Short sales and foreclosures are facts of life in the real estate market these days.
There is a good chance, then, that agents and clients will encounter them when they go to purchase a home or investment property.
Short sale means that the lender on that property wants to sell it and is going to accept less than the current owner owes on it.
A foreclosure means that the lender has taken back, or is in the process of taking back, the property where the owner has fallen behind on the payments.
In either case, buyers will be dealing directly with the listing agent and the lender on the property as opposed to the seller, who is out of the loop at this point.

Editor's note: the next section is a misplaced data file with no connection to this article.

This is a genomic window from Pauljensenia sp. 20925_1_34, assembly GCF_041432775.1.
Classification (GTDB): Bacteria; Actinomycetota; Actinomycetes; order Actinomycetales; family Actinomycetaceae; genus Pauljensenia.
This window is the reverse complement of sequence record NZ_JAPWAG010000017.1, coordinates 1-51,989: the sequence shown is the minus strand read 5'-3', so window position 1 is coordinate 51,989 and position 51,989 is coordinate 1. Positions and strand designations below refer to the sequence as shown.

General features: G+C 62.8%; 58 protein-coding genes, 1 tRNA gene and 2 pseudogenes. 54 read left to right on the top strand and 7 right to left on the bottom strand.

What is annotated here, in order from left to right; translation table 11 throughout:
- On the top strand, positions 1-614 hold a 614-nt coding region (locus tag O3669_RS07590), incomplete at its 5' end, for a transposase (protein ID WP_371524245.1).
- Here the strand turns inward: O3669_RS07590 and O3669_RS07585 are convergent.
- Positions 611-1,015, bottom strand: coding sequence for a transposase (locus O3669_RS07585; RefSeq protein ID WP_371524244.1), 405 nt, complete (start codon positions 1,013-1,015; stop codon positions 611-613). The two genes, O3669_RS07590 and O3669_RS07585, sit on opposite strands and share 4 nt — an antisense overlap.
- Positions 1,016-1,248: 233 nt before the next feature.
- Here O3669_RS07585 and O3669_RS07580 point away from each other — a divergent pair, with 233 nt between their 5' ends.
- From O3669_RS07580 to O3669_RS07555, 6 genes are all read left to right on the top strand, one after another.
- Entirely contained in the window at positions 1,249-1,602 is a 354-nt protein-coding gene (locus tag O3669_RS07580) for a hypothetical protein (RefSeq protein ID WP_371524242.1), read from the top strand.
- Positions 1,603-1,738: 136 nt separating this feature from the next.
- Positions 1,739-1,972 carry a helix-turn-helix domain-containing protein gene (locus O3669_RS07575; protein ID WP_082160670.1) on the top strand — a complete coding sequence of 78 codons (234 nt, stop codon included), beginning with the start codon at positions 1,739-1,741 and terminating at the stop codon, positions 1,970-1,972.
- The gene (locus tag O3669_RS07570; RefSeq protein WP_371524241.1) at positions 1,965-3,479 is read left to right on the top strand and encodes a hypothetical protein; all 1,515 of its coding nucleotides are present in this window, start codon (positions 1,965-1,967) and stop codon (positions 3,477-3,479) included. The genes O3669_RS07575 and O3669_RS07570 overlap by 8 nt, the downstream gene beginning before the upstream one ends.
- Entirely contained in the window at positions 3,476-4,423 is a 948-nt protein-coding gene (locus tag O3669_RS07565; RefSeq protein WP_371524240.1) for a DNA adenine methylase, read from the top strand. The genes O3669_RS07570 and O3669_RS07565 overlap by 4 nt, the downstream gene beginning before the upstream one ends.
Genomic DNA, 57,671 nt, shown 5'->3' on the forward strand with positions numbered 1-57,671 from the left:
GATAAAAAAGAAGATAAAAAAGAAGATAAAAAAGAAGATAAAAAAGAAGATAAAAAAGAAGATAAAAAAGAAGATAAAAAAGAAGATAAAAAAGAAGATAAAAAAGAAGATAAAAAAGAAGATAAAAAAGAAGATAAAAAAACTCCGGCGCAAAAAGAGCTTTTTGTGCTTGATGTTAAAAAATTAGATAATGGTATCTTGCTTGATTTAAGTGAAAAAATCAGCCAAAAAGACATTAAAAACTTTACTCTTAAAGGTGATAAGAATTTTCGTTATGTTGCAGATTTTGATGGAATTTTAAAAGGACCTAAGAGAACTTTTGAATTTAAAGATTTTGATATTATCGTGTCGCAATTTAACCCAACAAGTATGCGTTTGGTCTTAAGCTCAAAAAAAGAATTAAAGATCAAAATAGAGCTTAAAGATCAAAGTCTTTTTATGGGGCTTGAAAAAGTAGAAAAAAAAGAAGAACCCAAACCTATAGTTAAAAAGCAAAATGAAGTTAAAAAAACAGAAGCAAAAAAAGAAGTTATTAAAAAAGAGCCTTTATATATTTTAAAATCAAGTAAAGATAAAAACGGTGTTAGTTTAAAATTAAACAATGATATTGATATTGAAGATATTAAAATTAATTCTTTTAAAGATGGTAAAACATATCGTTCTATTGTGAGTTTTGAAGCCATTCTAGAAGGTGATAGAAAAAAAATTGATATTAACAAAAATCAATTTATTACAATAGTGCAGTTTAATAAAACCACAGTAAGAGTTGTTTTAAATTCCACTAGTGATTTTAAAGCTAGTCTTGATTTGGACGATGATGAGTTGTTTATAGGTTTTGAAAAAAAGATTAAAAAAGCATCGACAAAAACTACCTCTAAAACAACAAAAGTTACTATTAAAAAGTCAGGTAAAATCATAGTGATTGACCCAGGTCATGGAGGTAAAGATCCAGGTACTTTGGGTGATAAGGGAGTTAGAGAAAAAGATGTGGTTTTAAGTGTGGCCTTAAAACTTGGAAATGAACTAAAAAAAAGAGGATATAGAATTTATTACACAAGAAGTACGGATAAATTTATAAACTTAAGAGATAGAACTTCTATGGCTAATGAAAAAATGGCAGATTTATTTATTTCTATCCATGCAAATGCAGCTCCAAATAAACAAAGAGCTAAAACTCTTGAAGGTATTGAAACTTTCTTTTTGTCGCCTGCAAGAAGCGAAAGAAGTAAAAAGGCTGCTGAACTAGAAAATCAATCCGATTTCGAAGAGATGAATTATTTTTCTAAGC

Dealing with the lender means that there is another set of processes to go through.
Depending on who the lender is, and authority of the listing agency hired by the lender, it may take several days or, in some cases, weeks, to learn if an offer is accepted.
Once an offer has been accepted and the terms agreed upon, it is up to the buyer to do his or her due diligence as far as a home inspection.
Many of these properties are sold as is, and if a buyer has any doubt as to the soundness of anything, he or she has the right to get it inspected at his or her expense.
The buyer has a window in the contract that allows him or her to back out of the deal if there are any major issues.
Short sales and foreclosures can present challenges.
However, opportunities that short sales and foreclosures offer may be great opportunities for those who are willing to go through the process.